The UK’s largest Memory Lane corridor, which will help people with dementia, is set to be created at Blackpool Victoria Hospital.
The 72-metre long corridor will be taken up with life-size images printed directly onto the walls of familiar scenes around Blackpool.
Dementia patients will be encouraged to visit the corridor and stroll down memory lane. As well as calming the patients, it’s thought the improved healing environment could help reduce their length of stay in hospital.
Samantha Woodhouse, practice development sister and a member of the Dementia Advisory Board at Blackpool Teaching Hospitals NHS Foundation Trust, said: “Patients living with dementia often suffer from deliriums which can be very distressing. These can manifest themselves in a number of ways, including an intense need to be somewhere else because they have a really important task they must complete.
“This task could be picking up their child from school or finishing off some work at their job or something really important that they simply must get out and do.
“Research shows that trying to pacify them on the ward is not very effective and can cause agitation and stress to the patient resulting in a decline in health.
“Instead of trying to calm them with words or a cup of tea, which doesn’t solve their problem or provide a satisfactory outcome to their delirium, the new corridor will allow us to take them off the wards and enhance their patient experience with a stroll down memory lane using a number of different clinical techniques resulting in a positive outcome for the patient.”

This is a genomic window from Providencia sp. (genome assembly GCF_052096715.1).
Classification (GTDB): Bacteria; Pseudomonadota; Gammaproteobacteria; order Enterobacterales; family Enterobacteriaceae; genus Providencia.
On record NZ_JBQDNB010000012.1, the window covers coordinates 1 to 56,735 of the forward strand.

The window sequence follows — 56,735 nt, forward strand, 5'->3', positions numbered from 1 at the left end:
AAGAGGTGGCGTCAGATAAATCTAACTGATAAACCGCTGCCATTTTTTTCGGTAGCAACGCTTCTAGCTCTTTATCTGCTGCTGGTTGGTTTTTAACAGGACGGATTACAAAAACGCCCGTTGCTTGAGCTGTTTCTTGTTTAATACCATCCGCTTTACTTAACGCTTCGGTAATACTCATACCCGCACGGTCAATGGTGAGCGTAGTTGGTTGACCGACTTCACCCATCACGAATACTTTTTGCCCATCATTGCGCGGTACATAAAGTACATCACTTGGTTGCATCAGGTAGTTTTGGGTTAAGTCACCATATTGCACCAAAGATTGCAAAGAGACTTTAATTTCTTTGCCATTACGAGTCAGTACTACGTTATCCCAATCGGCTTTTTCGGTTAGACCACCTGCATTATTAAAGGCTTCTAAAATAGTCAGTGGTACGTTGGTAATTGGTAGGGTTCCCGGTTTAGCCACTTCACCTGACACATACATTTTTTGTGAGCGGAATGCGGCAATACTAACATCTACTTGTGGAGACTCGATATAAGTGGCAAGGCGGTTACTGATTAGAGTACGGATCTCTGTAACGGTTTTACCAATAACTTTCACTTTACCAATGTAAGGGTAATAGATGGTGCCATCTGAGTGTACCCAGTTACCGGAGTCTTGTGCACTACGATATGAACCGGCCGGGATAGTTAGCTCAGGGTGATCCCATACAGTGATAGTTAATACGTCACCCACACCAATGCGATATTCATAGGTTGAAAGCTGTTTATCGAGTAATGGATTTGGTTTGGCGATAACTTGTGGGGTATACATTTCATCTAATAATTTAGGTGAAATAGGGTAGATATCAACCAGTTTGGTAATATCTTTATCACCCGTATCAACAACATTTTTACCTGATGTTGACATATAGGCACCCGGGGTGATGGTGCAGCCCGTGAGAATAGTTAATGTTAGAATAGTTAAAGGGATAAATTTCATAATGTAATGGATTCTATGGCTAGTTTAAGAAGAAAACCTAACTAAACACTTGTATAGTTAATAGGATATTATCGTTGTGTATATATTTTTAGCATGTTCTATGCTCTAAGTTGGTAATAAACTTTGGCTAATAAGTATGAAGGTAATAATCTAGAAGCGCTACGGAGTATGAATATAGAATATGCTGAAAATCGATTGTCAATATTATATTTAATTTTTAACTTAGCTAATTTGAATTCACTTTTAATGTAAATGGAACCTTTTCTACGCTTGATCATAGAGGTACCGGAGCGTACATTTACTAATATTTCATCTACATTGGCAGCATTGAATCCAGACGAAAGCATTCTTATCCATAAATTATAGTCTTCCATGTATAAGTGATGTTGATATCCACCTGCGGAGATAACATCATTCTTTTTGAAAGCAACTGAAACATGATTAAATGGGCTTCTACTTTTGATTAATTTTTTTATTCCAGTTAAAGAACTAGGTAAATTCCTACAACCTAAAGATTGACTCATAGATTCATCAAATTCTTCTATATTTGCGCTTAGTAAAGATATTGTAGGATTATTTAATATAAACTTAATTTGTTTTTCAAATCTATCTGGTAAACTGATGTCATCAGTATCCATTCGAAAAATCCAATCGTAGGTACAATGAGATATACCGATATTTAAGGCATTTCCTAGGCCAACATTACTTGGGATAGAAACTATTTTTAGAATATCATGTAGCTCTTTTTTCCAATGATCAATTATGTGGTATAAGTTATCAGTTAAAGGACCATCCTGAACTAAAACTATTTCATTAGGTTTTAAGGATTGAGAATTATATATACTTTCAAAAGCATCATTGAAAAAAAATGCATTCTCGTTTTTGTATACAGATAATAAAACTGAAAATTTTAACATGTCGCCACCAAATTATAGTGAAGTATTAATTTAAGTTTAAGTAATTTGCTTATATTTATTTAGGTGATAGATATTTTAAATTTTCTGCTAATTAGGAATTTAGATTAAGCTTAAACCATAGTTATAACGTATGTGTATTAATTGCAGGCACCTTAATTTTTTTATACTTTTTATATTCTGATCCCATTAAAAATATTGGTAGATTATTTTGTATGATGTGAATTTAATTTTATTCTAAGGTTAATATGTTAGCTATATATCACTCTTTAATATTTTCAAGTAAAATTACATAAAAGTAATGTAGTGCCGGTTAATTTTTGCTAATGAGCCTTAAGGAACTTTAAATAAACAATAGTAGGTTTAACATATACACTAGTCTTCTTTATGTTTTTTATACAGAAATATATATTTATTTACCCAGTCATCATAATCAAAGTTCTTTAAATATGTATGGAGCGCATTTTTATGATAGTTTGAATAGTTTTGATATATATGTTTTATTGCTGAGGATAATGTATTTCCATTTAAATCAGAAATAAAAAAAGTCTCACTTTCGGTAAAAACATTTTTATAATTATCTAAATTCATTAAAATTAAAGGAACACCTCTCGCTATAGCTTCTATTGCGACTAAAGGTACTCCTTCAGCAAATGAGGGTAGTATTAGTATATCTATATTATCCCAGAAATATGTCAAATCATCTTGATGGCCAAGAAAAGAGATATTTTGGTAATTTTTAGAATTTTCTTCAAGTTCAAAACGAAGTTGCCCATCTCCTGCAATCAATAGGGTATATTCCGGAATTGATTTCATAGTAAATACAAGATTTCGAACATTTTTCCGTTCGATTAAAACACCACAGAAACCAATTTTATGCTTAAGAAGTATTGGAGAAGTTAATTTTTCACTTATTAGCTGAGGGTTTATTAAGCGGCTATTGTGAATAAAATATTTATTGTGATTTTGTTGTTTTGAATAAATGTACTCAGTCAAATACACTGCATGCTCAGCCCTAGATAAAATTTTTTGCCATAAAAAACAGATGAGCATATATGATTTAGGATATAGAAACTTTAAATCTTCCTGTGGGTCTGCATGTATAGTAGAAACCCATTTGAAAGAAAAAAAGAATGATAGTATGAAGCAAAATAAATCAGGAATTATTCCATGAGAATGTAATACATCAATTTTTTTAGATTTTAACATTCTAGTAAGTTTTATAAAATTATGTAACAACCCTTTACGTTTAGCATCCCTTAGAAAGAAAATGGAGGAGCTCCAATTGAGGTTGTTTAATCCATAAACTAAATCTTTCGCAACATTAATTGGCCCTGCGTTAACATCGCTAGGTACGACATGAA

The corridor has been granted £30,000 funding from the hospital’s charity, Blue Skies Hospitals Fund.
It will feature Stanley Park’s Italian gardens and lake, the Promenade – complete with sounds created in partnership with the Museum of Liverpool – and Blackpool Tower Circus, including renovated seats dating back to 1894.
According to the Trust, two thirds of all patients admitted to hospital on the Fylde coast are elderly, and 65 per cent of those are living with dementia or some sort of cognitive impairment affecting the way they interpret or understand the world around them.
Samantha added: “We have designed the Memory Lane specifically to spark conversations with our patients, which will create a bond of trust between the patient and the members of staff, allowing them to refocus the patient by shifting the conversation to something more pleasant, such as a fun day they had walking through Stanley Park or along the Promenade.
“By accompanying patients off the wards into a safe and engaging environment, we will be able to deliver a fantastic new level of care by delivering positive experiences which they can enjoy.
“Our aim, by using the new Memory Lane, is to reduce the length of time the patient is in hospital which is enormously beneficial to their long term health and wellbeing. Without funding we would not have been able to do this project as comprehensively and so we’d like to say a huge thank you to Blue Skies Hospitals Fund.”
The corridor has been developed using research by The King’s Fund’s Enhancing the Healing Environment project.
Blue Skies head of fund-raising, Kathy Ancell, said: “We are always looking at ways to support the enhancement of care for our patients and this project is a fantastic opportunity to do just that. The new Memory Lane project is a fantastic addition to the wider focus on dementia within the Trust and one we are very happy to be able to support.”